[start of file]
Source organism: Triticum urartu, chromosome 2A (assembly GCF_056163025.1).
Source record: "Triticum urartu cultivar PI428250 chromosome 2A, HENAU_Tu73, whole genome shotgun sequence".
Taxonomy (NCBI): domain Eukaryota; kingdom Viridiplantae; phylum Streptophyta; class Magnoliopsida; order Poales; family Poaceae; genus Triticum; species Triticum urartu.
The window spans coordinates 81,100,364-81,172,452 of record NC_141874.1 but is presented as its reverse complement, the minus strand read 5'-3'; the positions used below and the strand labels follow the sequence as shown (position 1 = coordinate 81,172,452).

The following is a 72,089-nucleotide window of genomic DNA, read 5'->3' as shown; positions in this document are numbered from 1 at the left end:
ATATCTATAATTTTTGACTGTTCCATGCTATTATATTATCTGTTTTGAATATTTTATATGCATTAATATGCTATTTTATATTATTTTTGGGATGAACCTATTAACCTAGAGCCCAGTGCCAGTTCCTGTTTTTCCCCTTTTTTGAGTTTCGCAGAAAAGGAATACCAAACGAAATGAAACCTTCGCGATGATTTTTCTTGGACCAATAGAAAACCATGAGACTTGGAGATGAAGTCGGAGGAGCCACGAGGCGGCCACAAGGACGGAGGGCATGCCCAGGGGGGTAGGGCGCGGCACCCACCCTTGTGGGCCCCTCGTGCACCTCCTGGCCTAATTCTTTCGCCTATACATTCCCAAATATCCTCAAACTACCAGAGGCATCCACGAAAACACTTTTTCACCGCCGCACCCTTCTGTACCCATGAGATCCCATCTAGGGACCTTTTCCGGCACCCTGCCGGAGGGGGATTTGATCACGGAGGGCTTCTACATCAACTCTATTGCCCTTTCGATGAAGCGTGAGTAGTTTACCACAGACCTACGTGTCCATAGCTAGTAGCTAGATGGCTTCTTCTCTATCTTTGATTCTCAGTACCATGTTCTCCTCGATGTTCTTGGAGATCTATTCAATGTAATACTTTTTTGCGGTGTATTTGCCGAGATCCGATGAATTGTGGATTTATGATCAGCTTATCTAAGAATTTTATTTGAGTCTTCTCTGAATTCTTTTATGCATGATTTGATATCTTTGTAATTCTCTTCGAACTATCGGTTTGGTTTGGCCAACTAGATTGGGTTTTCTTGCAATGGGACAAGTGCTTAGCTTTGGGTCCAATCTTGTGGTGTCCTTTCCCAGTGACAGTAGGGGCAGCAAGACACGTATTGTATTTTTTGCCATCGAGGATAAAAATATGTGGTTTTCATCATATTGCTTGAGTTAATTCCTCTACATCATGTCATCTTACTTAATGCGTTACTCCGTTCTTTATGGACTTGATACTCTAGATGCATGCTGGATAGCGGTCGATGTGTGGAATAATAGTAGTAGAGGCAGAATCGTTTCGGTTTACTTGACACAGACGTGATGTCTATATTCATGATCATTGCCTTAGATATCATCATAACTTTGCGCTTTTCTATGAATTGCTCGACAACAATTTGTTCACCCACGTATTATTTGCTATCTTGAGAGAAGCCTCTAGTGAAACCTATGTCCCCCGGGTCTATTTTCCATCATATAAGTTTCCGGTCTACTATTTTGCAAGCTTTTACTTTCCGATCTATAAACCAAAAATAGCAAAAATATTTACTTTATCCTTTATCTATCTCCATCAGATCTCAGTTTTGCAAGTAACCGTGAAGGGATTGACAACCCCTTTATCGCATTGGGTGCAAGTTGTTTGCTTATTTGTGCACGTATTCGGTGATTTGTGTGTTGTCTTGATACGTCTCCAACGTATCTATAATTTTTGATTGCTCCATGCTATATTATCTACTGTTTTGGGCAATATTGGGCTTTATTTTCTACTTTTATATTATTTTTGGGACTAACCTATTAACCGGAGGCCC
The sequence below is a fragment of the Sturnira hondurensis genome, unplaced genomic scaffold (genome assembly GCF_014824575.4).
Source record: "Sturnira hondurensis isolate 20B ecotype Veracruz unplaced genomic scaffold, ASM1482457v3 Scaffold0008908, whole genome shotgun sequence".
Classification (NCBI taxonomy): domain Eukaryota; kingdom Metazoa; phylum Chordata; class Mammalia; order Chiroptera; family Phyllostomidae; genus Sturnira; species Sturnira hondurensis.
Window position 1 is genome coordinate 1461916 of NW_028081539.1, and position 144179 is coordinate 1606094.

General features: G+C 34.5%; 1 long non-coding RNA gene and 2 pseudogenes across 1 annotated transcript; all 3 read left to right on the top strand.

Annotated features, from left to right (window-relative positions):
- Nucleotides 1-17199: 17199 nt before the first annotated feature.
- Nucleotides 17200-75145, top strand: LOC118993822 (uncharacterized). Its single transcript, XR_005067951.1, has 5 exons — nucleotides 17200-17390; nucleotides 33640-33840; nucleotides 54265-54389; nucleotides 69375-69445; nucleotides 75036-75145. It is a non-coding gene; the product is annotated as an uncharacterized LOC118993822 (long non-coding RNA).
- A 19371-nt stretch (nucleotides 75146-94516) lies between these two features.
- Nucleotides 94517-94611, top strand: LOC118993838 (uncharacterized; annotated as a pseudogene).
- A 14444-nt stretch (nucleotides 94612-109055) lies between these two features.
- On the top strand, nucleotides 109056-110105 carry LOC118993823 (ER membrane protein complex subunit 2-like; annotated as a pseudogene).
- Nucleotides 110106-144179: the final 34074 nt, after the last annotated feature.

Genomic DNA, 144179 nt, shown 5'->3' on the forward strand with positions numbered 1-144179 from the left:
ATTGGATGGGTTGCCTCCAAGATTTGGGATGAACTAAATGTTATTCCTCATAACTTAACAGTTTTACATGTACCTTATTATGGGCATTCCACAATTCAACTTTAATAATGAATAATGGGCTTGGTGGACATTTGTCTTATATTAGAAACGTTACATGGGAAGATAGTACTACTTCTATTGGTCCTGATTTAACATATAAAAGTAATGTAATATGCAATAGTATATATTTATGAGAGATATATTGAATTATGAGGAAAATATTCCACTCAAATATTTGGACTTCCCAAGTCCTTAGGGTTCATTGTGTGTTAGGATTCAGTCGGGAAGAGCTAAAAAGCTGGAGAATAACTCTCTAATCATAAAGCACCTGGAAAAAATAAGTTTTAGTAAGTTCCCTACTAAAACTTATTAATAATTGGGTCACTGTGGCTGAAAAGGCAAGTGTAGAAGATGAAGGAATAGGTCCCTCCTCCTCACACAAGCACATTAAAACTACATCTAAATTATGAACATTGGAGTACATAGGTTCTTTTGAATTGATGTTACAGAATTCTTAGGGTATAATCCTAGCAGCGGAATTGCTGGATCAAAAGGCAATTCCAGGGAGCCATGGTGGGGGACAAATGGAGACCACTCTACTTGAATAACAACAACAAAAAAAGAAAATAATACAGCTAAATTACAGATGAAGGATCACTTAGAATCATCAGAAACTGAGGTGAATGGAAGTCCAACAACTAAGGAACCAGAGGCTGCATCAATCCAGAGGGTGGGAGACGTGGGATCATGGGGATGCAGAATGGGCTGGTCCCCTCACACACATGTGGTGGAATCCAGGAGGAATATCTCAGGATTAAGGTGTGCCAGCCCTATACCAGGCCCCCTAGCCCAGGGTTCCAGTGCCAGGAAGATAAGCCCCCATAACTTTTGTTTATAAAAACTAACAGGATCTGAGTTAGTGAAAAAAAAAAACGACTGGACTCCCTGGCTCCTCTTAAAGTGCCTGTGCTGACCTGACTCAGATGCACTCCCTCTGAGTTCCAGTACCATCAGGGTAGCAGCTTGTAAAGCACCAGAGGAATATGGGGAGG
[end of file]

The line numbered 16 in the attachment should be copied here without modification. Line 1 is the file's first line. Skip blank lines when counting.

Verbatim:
- Nucleotides 94517-94611, top strand: LOC118993838 (uncharacterized; annotated as a pseudogene).